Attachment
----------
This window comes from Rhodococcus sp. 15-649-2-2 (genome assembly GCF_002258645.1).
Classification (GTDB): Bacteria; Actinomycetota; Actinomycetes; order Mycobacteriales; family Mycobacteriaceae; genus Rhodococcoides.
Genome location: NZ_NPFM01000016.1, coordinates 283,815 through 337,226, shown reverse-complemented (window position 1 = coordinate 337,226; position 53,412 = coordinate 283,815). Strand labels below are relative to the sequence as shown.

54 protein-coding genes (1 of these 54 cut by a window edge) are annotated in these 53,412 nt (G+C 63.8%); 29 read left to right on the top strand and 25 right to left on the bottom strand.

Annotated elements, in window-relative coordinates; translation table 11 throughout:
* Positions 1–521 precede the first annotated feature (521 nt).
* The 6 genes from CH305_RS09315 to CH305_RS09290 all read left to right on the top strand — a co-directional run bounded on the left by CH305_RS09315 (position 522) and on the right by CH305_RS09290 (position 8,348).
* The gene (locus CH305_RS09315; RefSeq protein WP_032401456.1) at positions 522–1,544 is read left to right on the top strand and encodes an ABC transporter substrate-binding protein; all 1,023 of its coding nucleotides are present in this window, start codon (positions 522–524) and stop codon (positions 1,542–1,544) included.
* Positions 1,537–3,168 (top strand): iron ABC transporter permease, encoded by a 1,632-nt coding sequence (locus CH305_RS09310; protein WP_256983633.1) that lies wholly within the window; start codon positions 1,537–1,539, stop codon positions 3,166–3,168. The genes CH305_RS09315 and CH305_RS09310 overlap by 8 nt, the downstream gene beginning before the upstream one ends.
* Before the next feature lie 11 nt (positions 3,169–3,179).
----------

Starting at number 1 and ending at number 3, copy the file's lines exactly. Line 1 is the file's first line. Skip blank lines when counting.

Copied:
This window comes from Rhodococcus sp. 15-649-2-2 (genome assembly GCF_002258645.1).
Classification (GTDB): Bacteria; Actinomycetota; Actinomycetes; order Mycobacteriales; family Mycobacteriaceae; genus Rhodococcoides.
Genome location: NZ_NPFM01000016.1, coordinates 283,815 through 337,226, shown reverse-complemented (window position 1 = coordinate 337,226; position 53,412 = coordinate 283,815). Strand labels below are relative to the sequence as shown.